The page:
We need to take time to tune in. Tuning in means creating space for God to speak. Find a quiet space. Tuning in also means that we have to tune other stuff out. It is a lot harder to hear God speak when the TV is on, the stereo is blaring, and you are sitting at your computer. Once it is quiet, I find myself thinking of a million things that I need to do. So I keep a pad of paper near and just write them down as they come to me so I will remember to take care of them later.
Tell God that you want to hear His voice. If there is something specific you want direction on or help with, then tell Him. Then comes the hardest part, wait. Not wait for a minute, though He could speak just that quick. Often, however, it takes many minutes, days of bringing it back to Him and continuing to listen.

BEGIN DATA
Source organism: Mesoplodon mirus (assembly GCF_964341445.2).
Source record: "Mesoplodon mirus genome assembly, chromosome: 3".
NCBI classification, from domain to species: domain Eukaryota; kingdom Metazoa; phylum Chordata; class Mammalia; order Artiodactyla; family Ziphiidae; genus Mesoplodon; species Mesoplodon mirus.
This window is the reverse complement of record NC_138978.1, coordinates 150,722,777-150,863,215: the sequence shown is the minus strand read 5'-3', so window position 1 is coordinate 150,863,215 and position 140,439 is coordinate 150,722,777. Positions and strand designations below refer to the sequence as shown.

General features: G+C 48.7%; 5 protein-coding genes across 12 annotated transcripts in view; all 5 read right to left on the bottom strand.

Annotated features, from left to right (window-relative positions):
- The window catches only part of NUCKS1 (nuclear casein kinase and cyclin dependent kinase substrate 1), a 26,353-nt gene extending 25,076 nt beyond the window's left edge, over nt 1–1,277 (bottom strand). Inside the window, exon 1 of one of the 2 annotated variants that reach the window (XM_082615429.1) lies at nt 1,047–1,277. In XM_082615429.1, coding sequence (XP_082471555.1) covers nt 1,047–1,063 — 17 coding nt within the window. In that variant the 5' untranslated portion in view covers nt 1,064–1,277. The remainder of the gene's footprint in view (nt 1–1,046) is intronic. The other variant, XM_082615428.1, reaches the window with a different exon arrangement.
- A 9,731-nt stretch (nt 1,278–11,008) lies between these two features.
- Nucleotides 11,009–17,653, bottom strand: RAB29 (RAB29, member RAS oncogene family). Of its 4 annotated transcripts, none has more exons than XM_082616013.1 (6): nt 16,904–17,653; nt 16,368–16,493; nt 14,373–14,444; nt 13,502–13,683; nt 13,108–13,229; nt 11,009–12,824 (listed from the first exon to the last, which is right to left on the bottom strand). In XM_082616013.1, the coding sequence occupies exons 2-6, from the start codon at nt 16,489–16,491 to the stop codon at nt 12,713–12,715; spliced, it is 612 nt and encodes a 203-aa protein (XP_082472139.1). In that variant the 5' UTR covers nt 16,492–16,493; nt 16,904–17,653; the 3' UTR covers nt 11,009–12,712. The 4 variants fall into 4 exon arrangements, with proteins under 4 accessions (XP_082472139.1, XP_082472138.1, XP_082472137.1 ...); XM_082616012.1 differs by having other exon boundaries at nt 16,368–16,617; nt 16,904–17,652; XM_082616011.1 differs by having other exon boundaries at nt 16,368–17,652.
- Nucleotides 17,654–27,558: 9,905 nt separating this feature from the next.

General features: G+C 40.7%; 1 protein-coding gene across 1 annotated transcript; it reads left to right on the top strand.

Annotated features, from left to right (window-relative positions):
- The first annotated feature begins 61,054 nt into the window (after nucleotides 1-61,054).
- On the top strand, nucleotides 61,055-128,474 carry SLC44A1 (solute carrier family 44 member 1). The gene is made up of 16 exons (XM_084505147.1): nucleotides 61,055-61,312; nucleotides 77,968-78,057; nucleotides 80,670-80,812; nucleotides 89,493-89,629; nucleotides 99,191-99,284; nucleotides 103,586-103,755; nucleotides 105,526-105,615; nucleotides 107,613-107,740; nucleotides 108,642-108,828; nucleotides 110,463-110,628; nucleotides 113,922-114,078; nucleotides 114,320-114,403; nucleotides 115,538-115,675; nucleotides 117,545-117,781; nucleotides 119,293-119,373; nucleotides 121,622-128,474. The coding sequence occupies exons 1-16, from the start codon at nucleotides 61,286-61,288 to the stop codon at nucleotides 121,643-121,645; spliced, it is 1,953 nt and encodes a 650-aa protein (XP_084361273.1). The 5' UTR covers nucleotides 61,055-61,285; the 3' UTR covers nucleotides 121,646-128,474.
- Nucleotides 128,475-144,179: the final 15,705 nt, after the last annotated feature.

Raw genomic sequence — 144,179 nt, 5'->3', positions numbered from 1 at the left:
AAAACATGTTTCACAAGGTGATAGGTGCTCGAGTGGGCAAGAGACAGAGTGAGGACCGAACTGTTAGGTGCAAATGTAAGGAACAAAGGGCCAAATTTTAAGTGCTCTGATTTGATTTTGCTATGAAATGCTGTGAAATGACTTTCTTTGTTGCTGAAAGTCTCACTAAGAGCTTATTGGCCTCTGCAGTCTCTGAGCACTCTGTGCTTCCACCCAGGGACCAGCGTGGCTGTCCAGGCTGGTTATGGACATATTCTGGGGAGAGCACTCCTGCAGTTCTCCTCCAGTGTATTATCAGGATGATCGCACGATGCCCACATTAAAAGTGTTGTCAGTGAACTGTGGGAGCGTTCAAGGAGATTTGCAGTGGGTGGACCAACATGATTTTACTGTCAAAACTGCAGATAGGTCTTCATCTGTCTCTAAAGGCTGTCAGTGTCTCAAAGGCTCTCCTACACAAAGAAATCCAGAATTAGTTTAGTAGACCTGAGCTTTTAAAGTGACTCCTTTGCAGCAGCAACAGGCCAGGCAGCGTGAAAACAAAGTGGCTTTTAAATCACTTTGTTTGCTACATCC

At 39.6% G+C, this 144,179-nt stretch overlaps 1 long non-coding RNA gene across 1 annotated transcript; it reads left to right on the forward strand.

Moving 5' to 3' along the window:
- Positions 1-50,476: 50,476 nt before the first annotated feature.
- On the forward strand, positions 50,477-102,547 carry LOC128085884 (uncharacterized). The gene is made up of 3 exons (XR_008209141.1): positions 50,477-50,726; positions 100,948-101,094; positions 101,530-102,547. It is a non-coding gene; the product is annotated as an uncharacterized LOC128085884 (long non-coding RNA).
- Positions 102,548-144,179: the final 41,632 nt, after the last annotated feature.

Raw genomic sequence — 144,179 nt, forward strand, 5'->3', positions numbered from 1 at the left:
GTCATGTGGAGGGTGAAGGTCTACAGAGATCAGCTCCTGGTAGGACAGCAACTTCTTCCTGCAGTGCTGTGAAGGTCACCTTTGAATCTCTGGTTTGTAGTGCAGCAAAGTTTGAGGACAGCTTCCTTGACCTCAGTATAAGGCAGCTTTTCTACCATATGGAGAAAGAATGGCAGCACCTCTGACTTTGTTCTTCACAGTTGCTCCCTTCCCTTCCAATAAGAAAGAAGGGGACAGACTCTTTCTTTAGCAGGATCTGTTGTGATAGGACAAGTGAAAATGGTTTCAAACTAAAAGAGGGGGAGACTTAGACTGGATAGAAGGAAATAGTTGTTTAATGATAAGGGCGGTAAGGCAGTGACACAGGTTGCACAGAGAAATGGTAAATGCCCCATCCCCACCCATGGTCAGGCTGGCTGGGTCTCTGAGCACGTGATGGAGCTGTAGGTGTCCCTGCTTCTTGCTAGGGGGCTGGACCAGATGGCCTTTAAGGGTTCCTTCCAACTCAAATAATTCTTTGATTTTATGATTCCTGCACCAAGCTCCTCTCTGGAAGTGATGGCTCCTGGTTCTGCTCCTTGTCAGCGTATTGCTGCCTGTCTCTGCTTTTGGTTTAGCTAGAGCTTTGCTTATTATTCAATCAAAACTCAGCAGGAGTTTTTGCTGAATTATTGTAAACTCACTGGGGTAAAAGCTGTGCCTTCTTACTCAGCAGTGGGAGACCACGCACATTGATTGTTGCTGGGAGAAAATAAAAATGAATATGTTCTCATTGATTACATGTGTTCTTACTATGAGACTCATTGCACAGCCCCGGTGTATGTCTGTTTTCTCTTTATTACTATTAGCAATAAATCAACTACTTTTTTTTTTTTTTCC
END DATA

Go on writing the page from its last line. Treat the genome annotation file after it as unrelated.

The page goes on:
It isn’t just listening when you have quiet time, but throughout the course of your day. I know this seems odd, but I have had some of my most profound moments with God while doing my hair. I just stand there and listen, and He speaks.
Finally, remember that your response is a key part of the conversation. If God asks you to do something, and you don’t, then that’s disobedience. If you do disobey, run to the arms of the Father in repentance. Don’t cling to your hard heart or your own way. Do it His way and do it fast. The longer we take to run to Him, the harder it becomes. Choose to listen; choose to wait; choose obedience.